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Boris - price to pay for Syrian gas attack.

Byline: DAVID HUGHES Reporter

BORIS Johnson has said the international community must respond to reports of a poison gas attack in Syria which is thought to have claimed at least 40 lives.

The Foreign Secretary demanded an urgent investigation and warned Syrian leader Bashar Assad's allies in Moscow not to "obstruct" the probe.

US President Donald Trump - who authorised missile strikes on Syria after a chemical weapons attack last year - warned there would be a "big price to pay" following the latest incident.

Mr Johnson said the UK was "in close touch with our allies" following the latest reports and called for those responsible to be "held to account".

Both the UK and US highlighted Russian and Iranian support for the Assad regime in their responses to the reported atrocity.

The alleged attack in the town of Douma occurred late on Saturday amid a resumed offensive by Syrian government forces after the collapse of a truce with the Army of Islam rebel group. Syrian opposition activists and rescuers said poison gas was used on the rebel-held town near the capital - an allegation strongly denied by the Assad government. Families were reportedly found suffocated in their homes and shelters, with foam on their mouths.

Reports suggested more than 500 people, mostly women and children, were brought to medical centres with difficulty breathing, foaming at the mouth, and burning sensations in the eyes. Mr Johnson said: "Reports of a large scale chemical weapons attack in Douma on Saturday causing high numbers of casualties are deeply disturbing.

"It is truly horrific to think that many of the victims were reportedly families seeking refuge from air strikes in underground shelters. "Despite Russia's promise in 2013 to ensure Syria would abandon all of its chemical weapons, international investigators mandated by the UN Security Council have found the Assad regime responsible for using poison gas in at least four separate attacks since 2014. These latest reports must urgently be investigated and the international community must respond. Investigators from the Organisation for the Prohibition of Chemical Weapons (OPCW) looking into reports of chemical weapons use in Syria have our full support. Russia must not yet again try to obstruct these investigations. " The OPCW is at the centre of the diplomatic row between the UK and Vladimir Putin's Russia over the nerve agent attack in Salisbury, with the organisation currently testing samples of the substance allegedly used in the incident. Mr Johnson added: "Should it be confirmed that the regime has used chemical weapons again, it would be yet another appalling example of the Assad regime's brutality and blatant disregard for both the Syrian people and its legal obligations not to use chemical weapons. We condemn the use of chemical weapons by anyone, anywhere. We are in close touch with our allies following these latest reports.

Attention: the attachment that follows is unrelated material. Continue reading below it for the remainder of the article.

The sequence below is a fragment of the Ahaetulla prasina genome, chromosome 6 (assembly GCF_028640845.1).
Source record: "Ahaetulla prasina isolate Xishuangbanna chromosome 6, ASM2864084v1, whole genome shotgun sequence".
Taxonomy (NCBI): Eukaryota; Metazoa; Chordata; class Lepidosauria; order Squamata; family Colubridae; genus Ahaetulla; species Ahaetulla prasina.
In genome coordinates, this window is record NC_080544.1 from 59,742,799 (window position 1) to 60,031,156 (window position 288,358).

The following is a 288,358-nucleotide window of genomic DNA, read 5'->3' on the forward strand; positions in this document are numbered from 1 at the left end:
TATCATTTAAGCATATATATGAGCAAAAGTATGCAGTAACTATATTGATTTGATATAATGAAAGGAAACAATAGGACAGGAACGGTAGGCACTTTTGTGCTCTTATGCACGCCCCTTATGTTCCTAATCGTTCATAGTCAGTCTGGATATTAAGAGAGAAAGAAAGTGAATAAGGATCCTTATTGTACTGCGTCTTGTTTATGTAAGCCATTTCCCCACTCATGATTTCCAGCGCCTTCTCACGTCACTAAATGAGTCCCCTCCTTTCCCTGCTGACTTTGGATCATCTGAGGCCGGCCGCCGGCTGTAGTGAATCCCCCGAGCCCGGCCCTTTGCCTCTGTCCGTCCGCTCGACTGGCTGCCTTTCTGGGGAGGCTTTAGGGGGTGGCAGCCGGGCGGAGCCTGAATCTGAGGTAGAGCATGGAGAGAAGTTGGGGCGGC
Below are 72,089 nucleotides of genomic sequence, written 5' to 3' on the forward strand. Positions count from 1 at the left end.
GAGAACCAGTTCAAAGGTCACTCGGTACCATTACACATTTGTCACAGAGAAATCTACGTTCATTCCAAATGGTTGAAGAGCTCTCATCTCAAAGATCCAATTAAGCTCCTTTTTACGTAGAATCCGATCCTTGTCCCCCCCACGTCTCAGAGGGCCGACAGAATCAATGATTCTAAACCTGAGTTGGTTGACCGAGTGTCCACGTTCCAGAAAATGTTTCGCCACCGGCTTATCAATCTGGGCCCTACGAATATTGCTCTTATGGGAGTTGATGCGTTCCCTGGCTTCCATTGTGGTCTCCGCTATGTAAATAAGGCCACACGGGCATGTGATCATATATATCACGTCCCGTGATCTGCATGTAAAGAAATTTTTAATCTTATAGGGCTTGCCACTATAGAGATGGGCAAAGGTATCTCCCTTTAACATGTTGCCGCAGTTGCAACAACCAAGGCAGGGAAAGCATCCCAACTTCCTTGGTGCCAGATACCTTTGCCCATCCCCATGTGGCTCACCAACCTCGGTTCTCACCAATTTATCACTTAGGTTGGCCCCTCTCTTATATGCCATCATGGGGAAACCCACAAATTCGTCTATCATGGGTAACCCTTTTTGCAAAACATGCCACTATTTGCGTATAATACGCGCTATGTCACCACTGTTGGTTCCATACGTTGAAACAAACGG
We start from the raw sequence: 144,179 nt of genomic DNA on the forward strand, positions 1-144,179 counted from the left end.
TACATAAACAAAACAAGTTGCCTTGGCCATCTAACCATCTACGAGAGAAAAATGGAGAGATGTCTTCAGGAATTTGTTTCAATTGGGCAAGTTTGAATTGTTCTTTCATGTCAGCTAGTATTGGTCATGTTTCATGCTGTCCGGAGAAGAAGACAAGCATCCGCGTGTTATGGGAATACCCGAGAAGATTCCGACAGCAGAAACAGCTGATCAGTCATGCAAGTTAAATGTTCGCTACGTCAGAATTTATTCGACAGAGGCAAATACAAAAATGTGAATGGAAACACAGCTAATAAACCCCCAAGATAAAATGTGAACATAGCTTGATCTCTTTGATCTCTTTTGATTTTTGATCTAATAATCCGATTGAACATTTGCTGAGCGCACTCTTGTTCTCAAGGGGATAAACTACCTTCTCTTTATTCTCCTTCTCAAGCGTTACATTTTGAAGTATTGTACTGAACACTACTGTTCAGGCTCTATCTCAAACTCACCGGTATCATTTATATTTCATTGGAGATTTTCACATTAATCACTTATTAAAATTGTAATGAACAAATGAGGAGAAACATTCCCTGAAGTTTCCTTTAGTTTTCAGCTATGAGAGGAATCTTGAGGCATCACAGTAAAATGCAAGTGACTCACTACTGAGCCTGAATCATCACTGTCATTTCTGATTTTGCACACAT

"Those responsible for the use of chemical weapons have lost all moral integrity and must be held to account."

Mr Trump branded Assad an "animal" in a series of posts on Twitter. He said: "President Putin, Russia and Iran are responsible for backing Animal Assad. Big price to pay."

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Publication:The Journal (Newcastle, England)
Geographic Code:4EXRU
Date:Apr 9, 2018
Words:517
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